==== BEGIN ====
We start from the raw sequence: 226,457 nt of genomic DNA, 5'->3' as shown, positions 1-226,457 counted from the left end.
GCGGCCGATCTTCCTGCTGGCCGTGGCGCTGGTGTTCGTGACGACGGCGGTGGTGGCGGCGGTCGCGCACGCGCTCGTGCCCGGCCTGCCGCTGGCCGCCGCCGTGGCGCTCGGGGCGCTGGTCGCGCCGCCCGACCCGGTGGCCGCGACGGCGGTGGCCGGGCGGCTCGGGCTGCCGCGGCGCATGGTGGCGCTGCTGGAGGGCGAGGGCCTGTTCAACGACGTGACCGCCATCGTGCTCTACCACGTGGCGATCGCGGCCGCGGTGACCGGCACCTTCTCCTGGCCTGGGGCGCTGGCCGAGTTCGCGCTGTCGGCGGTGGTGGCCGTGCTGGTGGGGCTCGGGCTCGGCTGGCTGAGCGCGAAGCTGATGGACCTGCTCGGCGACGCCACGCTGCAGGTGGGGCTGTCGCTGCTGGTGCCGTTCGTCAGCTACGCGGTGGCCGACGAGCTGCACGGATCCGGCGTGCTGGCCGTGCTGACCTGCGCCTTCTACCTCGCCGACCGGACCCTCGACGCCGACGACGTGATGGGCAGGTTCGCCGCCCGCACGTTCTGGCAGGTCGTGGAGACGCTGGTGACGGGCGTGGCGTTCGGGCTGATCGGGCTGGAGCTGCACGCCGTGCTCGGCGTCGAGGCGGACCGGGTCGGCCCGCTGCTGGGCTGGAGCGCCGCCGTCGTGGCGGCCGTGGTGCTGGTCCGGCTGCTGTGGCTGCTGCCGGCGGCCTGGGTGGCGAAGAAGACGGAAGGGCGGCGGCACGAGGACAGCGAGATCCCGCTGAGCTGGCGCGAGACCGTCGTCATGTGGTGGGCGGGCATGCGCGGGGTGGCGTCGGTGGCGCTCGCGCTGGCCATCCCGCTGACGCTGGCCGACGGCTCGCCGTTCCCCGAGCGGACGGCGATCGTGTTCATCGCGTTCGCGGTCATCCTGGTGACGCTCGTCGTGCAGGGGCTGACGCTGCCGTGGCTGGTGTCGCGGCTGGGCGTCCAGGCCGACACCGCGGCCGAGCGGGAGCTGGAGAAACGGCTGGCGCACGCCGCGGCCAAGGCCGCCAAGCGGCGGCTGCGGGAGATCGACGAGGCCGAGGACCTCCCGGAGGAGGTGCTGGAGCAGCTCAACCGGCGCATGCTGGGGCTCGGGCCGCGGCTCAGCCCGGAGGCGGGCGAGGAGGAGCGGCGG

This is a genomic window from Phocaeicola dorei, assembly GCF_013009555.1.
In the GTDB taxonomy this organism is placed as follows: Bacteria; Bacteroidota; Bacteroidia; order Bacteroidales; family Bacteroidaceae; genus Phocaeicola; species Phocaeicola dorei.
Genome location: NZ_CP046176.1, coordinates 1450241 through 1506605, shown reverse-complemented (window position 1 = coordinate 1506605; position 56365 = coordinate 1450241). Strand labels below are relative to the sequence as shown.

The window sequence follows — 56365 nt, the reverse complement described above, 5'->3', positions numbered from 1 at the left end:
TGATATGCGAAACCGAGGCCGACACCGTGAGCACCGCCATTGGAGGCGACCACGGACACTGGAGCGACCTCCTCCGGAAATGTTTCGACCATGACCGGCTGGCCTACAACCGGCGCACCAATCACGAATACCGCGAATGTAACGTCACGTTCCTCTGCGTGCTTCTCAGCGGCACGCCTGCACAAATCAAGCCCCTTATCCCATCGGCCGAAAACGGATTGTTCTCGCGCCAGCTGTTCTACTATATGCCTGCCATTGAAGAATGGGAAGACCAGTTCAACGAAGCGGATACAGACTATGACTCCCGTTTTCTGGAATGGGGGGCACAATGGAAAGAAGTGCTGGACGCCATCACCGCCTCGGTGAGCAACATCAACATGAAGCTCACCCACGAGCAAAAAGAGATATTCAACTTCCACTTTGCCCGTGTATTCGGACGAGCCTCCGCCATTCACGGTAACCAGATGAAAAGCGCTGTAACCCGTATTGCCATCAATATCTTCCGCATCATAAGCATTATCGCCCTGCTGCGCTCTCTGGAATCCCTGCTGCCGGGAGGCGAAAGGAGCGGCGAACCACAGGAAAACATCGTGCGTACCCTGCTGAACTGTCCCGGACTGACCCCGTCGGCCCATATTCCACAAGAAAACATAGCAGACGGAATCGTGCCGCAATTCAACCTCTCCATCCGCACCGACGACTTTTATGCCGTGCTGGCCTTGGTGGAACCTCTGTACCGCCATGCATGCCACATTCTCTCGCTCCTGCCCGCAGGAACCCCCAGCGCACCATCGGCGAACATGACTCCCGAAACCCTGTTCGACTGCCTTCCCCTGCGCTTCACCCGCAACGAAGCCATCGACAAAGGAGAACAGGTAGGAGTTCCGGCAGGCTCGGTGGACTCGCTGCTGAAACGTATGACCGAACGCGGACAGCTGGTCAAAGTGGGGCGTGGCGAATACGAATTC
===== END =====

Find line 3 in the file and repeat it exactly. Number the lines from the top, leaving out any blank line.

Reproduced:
This is a genomic window from Phocaeicola dorei, assembly GCF_013009555.1.